Feb. 3

African Leaders Call for Elimination of Malaria by 2030

by Ray Chambers

Madame Zuma and PM Hailemariam

Madame Nkosazana Dlamini-Zuma, Chair of the African Union Commission, and H.E. Hailemariam Desalegn, Prime Minister of Ethiopia and Chair of ALMA

During the African Leaders Malaria Alliance (ALMA) forum at the African Union Summit of heads of state and government, African leaders adopted the malaria elimination agenda and awarded African countries for progress in malaria control.

Africa has made tremendous progress in the fight against malaria, and the World Health Organization (WHO) predicts that by the end of 2015 malaria deaths will be reduced by 67% on the African continent. Spurred by this success, the African Union has called for the elimination of malaria by 2030. H.E. Prime Minster Hailemariam Desalegn of the Federal Democratic Republic of Ethiopia and ALMA Chair said “Despite these successes, malaria still represents a serious health burden on our continent and concerted action is thus necessary to sustain the gains and move towards eliminating the scourge of malaria in our continent.” To this end, the African leaders adopted the malaria elimination agenda and launched the ALMA 2030 Africa Malaria Elimination Scorecard to track progress towards elimination and motivate action that will ensure African countries meet the targets.

To recognize progress in malaria control last year, twelve countries received the 2015 ALMA Award for Excellence. These awardees are chosen by independent selection committee representing the WHO, the Roll Back Malaria Partnership, the private sector, civil society and academia. Recipients of the 2015 ALMA Award for Excellence in Implementation of Vector (malaria mosquito) Control were Burkina Faso, Burundi, Central African Republic, Chad, Comoros, Guinea, Guinea-Bissau, and The Gambia. Recipients of the 2015 ALMA Award for Excellence for Most Improved in Malaria Control were Burundi, Central African Republic, Sierra Leone, South Sudan, and Togo. And one African country,  Ethiopia, is the recipient of the 2015 ALMA Award for Excellence in Innovation for championing the Reproductive, Maternal, Newborn and Child Health (RMNCH) Scorecards for African countries.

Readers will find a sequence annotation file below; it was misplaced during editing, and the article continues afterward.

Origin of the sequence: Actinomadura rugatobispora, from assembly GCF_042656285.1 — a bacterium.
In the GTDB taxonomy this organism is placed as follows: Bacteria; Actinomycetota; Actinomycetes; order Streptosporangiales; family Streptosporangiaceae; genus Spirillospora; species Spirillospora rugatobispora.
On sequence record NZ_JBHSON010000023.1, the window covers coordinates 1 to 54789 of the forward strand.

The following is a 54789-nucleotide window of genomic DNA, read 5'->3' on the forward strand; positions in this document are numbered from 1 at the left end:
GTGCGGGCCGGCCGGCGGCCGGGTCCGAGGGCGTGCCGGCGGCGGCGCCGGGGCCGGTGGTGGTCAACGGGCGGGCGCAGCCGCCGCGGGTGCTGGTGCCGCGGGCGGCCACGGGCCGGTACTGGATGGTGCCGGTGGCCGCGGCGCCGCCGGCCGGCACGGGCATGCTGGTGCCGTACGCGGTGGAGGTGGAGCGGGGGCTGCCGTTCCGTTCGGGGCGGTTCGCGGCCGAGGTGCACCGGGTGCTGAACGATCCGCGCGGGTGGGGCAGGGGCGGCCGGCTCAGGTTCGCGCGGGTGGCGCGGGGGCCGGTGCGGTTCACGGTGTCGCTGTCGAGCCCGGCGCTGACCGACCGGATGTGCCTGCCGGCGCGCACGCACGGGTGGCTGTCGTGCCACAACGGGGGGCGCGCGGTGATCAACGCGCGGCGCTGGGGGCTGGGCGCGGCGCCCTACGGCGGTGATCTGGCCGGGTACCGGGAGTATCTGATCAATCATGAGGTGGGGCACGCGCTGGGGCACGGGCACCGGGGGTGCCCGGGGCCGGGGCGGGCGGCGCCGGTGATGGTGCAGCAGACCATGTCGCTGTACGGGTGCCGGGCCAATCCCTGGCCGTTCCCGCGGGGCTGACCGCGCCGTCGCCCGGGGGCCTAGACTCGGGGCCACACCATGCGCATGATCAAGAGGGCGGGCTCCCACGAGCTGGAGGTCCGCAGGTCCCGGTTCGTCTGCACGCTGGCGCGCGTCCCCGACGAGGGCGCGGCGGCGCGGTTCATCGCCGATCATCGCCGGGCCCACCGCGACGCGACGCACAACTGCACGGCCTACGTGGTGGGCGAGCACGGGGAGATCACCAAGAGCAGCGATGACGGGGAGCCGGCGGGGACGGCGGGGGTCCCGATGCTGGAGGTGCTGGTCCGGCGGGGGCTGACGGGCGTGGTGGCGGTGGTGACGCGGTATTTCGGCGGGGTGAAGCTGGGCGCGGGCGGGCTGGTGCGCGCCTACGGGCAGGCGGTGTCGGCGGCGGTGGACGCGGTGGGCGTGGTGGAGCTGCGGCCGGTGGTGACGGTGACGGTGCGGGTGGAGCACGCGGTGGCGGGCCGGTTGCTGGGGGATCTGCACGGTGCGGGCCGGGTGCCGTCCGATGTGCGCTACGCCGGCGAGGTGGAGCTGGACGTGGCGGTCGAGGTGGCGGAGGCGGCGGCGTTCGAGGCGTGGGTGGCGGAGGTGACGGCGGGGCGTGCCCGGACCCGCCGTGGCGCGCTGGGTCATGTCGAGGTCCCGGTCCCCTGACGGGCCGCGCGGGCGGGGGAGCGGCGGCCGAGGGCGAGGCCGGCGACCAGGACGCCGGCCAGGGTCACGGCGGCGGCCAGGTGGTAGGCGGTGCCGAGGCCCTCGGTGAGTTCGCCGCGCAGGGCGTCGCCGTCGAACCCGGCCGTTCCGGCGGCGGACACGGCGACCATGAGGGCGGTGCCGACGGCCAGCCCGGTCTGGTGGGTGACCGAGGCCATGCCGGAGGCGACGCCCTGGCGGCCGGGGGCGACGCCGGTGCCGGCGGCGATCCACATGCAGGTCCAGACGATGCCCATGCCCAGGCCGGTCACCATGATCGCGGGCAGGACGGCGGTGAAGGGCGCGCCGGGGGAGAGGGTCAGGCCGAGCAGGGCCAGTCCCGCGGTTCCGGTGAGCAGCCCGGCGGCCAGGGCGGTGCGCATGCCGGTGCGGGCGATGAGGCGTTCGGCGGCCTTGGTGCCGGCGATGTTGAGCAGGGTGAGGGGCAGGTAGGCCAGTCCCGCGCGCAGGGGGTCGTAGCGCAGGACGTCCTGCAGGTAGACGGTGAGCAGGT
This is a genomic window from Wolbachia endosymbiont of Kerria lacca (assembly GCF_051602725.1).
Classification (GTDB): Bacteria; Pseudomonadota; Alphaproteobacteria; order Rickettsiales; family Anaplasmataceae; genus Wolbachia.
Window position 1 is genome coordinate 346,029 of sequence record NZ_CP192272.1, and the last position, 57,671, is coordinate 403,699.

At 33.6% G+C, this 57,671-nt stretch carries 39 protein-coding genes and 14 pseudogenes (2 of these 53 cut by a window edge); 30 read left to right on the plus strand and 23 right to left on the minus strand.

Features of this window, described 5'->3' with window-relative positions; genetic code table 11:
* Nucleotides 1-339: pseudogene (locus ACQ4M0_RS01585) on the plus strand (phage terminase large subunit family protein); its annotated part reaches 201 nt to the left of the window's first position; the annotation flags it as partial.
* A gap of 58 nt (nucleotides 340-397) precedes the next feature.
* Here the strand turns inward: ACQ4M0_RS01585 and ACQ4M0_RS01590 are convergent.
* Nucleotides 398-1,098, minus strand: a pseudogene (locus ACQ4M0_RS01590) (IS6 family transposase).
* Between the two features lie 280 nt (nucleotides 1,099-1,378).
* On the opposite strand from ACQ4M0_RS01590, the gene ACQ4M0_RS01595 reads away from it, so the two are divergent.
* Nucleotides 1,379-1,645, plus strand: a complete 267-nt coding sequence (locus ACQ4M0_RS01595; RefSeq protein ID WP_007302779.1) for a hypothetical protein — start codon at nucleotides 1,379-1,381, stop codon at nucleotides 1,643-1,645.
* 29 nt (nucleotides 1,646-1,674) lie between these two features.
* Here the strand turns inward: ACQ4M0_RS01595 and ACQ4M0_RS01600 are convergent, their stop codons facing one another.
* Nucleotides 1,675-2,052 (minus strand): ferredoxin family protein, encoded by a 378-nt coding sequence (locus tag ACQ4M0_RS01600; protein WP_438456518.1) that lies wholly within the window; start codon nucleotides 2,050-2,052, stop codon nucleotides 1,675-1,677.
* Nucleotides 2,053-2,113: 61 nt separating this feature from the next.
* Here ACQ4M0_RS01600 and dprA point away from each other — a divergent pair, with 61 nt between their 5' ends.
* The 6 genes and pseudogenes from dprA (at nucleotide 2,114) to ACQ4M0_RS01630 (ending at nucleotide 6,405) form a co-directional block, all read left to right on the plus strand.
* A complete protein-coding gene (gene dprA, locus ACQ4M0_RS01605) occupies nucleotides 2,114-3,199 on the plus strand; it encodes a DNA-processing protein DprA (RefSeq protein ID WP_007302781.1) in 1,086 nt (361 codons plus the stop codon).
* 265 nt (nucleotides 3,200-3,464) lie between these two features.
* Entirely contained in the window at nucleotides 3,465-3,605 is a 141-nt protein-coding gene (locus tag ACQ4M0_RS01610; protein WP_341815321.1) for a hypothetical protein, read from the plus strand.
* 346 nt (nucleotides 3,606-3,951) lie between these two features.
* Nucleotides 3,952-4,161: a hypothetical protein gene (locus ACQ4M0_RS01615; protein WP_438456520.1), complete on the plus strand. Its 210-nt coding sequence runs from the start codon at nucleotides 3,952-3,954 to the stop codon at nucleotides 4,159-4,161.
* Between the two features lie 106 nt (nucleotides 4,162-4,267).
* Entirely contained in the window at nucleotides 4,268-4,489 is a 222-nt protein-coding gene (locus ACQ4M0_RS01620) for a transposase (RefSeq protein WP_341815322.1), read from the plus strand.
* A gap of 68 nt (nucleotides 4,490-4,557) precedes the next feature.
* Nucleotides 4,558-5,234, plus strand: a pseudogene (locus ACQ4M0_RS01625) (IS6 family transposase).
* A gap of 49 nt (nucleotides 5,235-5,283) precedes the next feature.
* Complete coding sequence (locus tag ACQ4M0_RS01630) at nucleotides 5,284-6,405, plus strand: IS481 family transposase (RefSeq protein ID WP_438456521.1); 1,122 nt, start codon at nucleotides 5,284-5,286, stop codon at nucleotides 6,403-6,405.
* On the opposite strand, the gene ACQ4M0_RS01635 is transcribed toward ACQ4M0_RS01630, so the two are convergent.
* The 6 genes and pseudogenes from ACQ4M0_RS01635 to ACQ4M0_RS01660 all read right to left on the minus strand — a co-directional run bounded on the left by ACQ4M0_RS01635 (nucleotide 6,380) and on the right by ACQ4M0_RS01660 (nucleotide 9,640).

Ray Chambers addresses ALMA Awards for Excellence attendees.

In Africa, malaria claims 437,000 children and sickens 163 million every year. Over 80% of global malaria cases and deaths are in Africa. Efforts to ramp up malaria control have led to recent successes across Africa. Between 2000 and 2013, malaria cases have been reduced by 34% and malaria mortality has decreased by 54%. This translates into a 58% reduction in malaria deaths for children under five years of age.

African Union Commission Chairperson Dr. Nkosazana Dlamini Zuma, declared, “what we want is an Africa free from malaria.” ALMA has embraced this call and will be engaged in an aggressive post-2015 elimination agenda.

ALMA was founded by H.E. President Jakaya Kikwete of the United Republic of Tanzania to create a platform for Africa’s presidents and prime ministers to accelerate action on malaria prevention and control. For more information about ALMA and for a profile of the progress shown by the twelve winning countries, please visit www.alma2015.org.


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